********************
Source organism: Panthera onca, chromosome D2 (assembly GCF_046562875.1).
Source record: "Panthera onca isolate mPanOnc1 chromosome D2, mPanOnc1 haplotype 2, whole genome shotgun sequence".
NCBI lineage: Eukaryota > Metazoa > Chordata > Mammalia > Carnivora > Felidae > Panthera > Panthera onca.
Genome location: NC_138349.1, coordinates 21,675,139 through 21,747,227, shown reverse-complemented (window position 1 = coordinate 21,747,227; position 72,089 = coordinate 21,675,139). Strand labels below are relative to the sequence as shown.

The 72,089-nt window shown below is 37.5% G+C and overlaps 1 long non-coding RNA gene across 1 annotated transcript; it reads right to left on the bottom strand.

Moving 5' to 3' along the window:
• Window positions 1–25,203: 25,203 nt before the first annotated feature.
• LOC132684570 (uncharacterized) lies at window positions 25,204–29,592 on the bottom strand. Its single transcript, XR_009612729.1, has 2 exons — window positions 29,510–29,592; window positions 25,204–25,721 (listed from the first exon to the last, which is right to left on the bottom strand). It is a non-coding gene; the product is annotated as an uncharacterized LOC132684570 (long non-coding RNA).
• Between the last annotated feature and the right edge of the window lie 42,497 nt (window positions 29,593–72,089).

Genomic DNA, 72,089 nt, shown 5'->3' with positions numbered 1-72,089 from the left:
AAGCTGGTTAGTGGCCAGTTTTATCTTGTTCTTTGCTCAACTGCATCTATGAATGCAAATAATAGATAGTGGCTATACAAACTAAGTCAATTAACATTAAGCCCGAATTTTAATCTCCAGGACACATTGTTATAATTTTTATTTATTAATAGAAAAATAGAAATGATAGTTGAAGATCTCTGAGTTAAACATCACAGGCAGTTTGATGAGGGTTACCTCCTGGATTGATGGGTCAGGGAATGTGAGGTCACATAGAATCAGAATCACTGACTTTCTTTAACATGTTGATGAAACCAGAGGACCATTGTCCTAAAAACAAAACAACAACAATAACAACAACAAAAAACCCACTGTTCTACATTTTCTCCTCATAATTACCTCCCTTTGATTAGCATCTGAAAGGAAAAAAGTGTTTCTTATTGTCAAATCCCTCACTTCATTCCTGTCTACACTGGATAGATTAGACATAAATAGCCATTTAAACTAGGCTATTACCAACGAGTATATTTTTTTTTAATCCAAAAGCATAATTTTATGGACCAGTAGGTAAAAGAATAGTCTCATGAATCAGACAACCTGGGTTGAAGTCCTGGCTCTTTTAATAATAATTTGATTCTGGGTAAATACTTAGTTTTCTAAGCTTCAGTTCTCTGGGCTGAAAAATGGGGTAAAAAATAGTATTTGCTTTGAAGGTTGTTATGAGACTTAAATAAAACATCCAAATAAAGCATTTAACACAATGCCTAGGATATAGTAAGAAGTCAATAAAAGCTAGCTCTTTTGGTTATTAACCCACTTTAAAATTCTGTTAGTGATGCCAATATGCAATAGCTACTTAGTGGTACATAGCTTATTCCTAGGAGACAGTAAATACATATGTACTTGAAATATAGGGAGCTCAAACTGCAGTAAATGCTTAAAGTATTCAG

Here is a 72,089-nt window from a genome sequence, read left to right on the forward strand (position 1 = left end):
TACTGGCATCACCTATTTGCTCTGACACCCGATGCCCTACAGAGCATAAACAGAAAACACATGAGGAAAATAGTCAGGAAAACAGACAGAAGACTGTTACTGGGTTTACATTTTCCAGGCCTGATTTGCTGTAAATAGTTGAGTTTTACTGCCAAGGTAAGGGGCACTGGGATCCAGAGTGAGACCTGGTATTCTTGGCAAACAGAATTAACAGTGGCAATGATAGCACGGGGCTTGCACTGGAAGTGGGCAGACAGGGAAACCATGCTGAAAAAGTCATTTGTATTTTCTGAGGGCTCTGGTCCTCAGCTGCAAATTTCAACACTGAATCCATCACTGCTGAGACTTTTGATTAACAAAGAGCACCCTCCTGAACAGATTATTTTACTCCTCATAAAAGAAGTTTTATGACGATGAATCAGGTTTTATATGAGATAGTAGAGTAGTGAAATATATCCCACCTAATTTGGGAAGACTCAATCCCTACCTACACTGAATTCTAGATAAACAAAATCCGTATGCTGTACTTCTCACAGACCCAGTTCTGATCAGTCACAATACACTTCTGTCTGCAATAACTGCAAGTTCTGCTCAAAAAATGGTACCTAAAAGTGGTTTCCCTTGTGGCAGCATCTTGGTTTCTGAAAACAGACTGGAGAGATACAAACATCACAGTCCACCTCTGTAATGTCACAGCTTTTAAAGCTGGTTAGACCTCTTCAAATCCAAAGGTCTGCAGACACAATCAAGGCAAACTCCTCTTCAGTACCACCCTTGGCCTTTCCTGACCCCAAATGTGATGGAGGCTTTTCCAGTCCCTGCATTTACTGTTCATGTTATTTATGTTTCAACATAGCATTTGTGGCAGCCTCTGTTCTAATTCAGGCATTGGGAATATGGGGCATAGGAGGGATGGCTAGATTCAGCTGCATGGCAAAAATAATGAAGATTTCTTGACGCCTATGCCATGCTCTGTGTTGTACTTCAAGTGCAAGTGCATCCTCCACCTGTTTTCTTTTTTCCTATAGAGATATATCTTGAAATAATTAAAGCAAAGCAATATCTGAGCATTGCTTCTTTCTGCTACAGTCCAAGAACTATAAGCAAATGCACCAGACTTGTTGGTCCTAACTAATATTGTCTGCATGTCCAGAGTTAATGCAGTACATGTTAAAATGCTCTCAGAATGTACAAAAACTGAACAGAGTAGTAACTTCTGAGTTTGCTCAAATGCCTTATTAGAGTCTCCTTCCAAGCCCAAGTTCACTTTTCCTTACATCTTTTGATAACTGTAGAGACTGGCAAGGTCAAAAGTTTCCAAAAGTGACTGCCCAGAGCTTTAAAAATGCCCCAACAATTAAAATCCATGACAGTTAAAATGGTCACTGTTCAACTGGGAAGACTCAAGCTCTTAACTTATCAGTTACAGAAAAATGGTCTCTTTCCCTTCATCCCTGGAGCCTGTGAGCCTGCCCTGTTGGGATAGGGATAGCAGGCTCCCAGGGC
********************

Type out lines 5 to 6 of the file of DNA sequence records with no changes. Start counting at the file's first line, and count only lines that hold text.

The 72,089-nt window shown below is 37.5% G+C and overlaps 1 long non-coding RNA gene across 1 annotated transcript; it reads right to left on the bottom strand.

Moving 5' to 3' along the window: